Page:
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Reality bites for Pakistani scribes
Amberish K Diwanji and Sheela Bhatt in New Delhi | October 11, 2004 21:07 IST
Last Updated: October 12, 2004 00:27 IST
It was two days of mixing business with pleasure, discussion and debate with drinks and dinner. At the South Asian Free Media Association conference over October 9 and 10 in New Delhi, journalists from across the subcontinent sat together and talked about various subjects, including contentious issues such as Jammu and Kashmir.
Present among the many South Asian journalists were some from Pakistan who had recently visited Jammu and Kashmir, a first of sorts. The visit was made possible after the Indian government decided to allow the journalists to travel to the troubled state.
At present, foreign journalists are given visas for a single city and cannot travel beyond the visa specification; for a Pakistani journalist to visit Kashmir was a rarity.
The visit proved an eye-opener for the journalists. It also told them, and India in turn, how difficult the path of reconcilation in Jammu and Kashmir is. Political parties and some students in the Kashmir valley strongly objected to the visit by the Pakistani journalists on Indian visas, seeing it as betrayal of the struggle against India.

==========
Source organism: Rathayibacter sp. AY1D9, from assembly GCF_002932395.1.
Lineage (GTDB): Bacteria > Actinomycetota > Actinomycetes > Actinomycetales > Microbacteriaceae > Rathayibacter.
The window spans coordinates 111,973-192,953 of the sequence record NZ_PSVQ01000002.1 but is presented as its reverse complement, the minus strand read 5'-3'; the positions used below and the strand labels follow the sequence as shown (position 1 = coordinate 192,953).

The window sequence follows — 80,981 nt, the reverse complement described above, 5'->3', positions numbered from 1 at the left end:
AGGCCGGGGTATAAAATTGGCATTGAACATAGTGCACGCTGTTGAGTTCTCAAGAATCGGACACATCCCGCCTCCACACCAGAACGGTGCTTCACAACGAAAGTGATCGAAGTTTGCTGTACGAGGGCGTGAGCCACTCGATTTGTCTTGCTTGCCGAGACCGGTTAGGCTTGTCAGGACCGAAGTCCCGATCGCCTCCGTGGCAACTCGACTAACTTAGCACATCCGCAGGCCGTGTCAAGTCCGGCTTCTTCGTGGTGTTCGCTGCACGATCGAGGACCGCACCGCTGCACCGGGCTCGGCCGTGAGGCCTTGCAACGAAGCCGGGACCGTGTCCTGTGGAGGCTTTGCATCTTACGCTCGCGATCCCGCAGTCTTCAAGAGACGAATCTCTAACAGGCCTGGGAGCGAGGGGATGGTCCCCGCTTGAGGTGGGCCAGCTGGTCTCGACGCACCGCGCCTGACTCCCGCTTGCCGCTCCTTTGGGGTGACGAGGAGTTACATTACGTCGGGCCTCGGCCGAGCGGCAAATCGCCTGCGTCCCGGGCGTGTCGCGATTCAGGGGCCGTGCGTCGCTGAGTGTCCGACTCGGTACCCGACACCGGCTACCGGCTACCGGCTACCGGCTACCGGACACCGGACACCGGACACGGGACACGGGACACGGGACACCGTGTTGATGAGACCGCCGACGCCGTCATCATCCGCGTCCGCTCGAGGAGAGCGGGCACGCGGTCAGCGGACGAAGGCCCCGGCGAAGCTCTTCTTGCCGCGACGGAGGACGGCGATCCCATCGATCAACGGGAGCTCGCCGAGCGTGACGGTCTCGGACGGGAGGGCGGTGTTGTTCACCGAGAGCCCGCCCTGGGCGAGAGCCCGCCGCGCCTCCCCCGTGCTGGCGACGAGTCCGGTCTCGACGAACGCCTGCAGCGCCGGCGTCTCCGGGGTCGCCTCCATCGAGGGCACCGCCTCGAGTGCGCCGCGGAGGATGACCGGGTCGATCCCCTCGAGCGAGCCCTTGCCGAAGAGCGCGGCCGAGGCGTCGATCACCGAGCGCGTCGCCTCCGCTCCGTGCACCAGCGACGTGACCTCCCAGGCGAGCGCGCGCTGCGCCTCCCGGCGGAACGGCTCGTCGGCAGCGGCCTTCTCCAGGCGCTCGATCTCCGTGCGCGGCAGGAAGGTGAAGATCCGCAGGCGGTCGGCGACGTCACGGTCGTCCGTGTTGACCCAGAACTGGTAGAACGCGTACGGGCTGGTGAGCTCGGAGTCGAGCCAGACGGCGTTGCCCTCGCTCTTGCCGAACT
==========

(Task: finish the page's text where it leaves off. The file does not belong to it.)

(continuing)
"They accused us of becoming Indian agents and said that after this visit we would stop supporting their cause," said Nasir Baig, foreign affairs and news editor at Geo TV. "They also said that if we were being accompanied by Indian security forces for our protection, the forces would only let us visit certain places and thus we would not see the real picture."
Baig said he and other journalists assured the Kashmiris that they were not hampered by the presence of the security forces, nor was the visit a sellout on Kashmir.
Describing the state, he said its beauty was beyond compare. "At one point, from Jammu to Srinagar, we just stopped our car and gazed at the valley and mountains, taking in the sight. We stood there for almost half an hour."
But if the SAFMA conference – where journalists pledged to work for South Asian peace and harmony and declared that all nations must respect the freedom of the press and the rights of the minorities in each and every nation – is anything to go by, Kashmir is not the obsession it used to be.